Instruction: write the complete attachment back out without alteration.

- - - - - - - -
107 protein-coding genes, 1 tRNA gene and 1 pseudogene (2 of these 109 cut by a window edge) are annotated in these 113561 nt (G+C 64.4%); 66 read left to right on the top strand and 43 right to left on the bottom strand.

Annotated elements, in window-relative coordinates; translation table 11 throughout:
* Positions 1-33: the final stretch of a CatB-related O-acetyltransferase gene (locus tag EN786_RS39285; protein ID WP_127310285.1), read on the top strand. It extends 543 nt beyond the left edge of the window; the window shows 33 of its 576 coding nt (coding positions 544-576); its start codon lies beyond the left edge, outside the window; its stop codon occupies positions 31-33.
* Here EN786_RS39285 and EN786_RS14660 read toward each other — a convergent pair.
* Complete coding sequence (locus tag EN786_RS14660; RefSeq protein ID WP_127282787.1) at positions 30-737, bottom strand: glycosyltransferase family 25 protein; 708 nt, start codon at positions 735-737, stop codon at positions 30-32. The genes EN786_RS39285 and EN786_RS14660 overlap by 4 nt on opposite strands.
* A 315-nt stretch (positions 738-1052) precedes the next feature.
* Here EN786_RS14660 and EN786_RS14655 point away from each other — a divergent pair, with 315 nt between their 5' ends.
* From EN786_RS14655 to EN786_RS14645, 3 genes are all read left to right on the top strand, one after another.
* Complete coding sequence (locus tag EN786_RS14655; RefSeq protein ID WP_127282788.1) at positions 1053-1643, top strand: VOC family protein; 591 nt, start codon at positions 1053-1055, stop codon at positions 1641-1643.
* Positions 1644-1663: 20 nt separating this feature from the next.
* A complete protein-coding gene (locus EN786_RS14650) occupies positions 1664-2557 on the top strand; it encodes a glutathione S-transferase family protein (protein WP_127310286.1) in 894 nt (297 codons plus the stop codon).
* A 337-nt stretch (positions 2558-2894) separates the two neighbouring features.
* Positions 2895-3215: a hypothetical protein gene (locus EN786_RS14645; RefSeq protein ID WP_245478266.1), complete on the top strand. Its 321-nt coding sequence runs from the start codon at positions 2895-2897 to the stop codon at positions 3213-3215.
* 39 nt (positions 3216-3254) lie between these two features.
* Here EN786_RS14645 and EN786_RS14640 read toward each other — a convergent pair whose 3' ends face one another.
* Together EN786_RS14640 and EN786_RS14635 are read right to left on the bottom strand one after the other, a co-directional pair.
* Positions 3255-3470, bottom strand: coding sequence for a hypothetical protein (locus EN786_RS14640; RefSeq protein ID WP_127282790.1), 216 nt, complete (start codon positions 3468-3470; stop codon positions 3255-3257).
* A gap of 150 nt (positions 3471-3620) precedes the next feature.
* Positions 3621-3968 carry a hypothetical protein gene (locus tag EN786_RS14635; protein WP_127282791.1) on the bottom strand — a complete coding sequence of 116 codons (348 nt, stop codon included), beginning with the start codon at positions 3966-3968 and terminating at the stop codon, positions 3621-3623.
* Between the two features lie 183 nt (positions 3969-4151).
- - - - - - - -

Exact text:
107 protein-coding genes, 1 tRNA gene and 1 pseudogene (2 of these 109 cut by a window edge) are annotated in these 113561 nt (G+C 64.4%); 66 read left to right on the top strand and 43 right to left on the bottom strand.

Annotated elements, in window-relative coordinates; translation table 11 throughout:
* Positions 1-33: the final stretch of a CatB-related O-acetyltransferase gene (locus tag EN786_RS39285; protein ID WP_127310285.1), read on the top strand. It extends 543 nt beyond the left edge of the window; the window shows 33 of its 576 coding nt (coding positions 544-576); its start codon lies beyond the left edge, outside the window; its stop codon occupies positions 31-33.
* Here EN786_RS39285 and EN786_RS14660 read toward each other — a convergent pair.
* Complete coding sequence (locus tag EN786_RS14660; RefSeq protein ID WP_127282787.1) at positions 30-737, bottom strand: glycosyltransferase family 25 protein; 708 nt, start codon at positions 735-737, stop codon at positions 30-32. The genes EN786_RS39285 and EN786_RS14660 overlap by 4 nt on opposite strands.
* A 315-nt stretch (positions 738-1052) precedes the next feature.
* Here EN786_RS14660 and EN786_RS14655 point away from each other — a divergent pair, with 315 nt between their 5' ends.
* From EN786_RS14655 to EN786_RS14645, 3 genes are all read left to right on the top strand, one after another.
* Complete coding sequence (locus tag EN786_RS14655; RefSeq protein ID WP_127282788.1) at positions 1053-1643, top strand: VOC family protein; 591 nt, start codon at positions 1053-1055, stop codon at positions 1641-1643.
* Positions 1644-1663: 20 nt separating this feature from the next.
* A complete protein-coding gene (locus EN786_RS14650) occupies positions 1664-2557 on the top strand; it encodes a glutathione S-transferase family protein (protein WP_127310286.1) in 894 nt (297 codons plus the stop codon).
* A 337-nt stretch (positions 2558-2894) separates the two neighbouring features.
* Positions 2895-3215: a hypothetical protein gene (locus EN786_RS14645; RefSeq protein ID WP_245478266.1), complete on the top strand. Its 321-nt coding sequence runs from the start codon at positions 2895-2897 to the stop codon at positions 3213-3215.
* 39 nt (positions 3216-3254) lie between these two features.
* Here EN786_RS14645 and EN786_RS14640 read toward each other — a convergent pair whose 3' ends face one another.
* Together EN786_RS14640 and EN786_RS14635 are read right to left on the bottom strand one after the other, a co-directional pair.
* Positions 3255-3470, bottom strand: coding sequence for a hypothetical protein (locus EN786_RS14640; RefSeq protein ID WP_127282790.1), 216 nt, complete (start codon positions 3468-3470; stop codon positions 3255-3257).
* A gap of 150 nt (positions 3471-3620) precedes the next feature.
* Positions 3621-3968 carry a hypothetical protein gene (locus tag EN786_RS14635; protein WP_127282791.1) on the bottom strand — a complete coding sequence of 116 codons (348 nt, stop codon included), beginning with the start codon at positions 3966-3968 and terminating at the stop codon, positions 3621-3623.
* Between the two features lie 183 nt (positions 3969-4151).